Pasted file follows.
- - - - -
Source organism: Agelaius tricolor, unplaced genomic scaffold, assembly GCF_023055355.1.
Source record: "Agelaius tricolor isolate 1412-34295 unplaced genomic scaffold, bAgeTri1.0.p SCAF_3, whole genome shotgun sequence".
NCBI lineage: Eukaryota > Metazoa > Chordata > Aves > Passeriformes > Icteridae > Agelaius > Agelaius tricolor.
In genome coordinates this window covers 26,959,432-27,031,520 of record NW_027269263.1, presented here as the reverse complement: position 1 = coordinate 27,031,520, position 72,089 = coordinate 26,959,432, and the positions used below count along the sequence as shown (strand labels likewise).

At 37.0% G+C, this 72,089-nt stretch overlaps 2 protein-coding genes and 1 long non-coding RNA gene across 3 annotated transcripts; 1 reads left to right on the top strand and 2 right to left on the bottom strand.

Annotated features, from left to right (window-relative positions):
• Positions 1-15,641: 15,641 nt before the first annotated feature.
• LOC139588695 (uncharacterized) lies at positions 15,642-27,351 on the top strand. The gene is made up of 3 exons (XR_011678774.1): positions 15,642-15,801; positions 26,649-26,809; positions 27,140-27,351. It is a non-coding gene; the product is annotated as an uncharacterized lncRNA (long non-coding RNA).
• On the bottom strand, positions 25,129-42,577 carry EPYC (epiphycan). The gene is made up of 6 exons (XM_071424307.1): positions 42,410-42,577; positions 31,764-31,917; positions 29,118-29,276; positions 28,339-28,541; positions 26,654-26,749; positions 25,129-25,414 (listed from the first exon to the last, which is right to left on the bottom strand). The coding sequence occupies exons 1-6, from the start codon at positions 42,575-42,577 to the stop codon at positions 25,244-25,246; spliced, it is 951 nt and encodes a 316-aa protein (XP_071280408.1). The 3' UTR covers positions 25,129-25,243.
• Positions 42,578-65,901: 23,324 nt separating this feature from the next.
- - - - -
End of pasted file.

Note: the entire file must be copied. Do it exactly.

Source organism: Agelaius tricolor, unplaced genomic scaffold, assembly GCF_023055355.1.
Source record: "Agelaius tricolor isolate 1412-34295 unplaced genomic scaffold, bAgeTri1.0.p SCAF_3, whole genome shotgun sequence".
NCBI lineage: Eukaryota > Metazoa > Chordata > Aves > Passeriformes > Icteridae > Agelaius > Agelaius tricolor.
In genome coordinates this window covers 26,959,432-27,031,520 of record NW_027269263.1, presented here as the reverse complement: position 1 = coordinate 27,031,520, position 72,089 = coordinate 26,959,432, and the positions used below count along the sequence as shown (strand labels likewise).

At 37.0% G+C, this 72,089-nt stretch overlaps 2 protein-coding genes and 1 long non-coding RNA gene across 3 annotated transcripts; 1 reads left to right on the top strand and 2 right to left on the bottom strand.

Annotated features, from left to right (window-relative positions):
• Positions 1-15,641: 15,641 nt before the first annotated feature.
• LOC139588695 (uncharacterized) lies at positions 15,642-27,351 on the top strand. The gene is made up of 3 exons (XR_011678774.1): positions 15,642-15,801; positions 26,649-26,809; positions 27,140-27,351. It is a non-coding gene; the product is annotated as an uncharacterized lncRNA (long non-coding RNA).
• On the bottom strand, positions 25,129-42,577 carry EPYC (epiphycan). The gene is made up of 6 exons (XM_071424307.1): positions 42,410-42,577; positions 31,764-31,917; positions 29,118-29,276; positions 28,339-28,541; positions 26,654-26,749; positions 25,129-25,414 (listed from the first exon to the last, which is right to left on the bottom strand). The coding sequence occupies exons 1-6, from the start codon at positions 42,575-42,577 to the stop codon at positions 25,244-25,246; spliced, it is 951 nt and encodes a 316-aa protein (XP_071280408.1). The 3' UTR covers positions 25,129-25,243.
• Positions 42,578-65,901: 23,324 nt separating this feature from the next.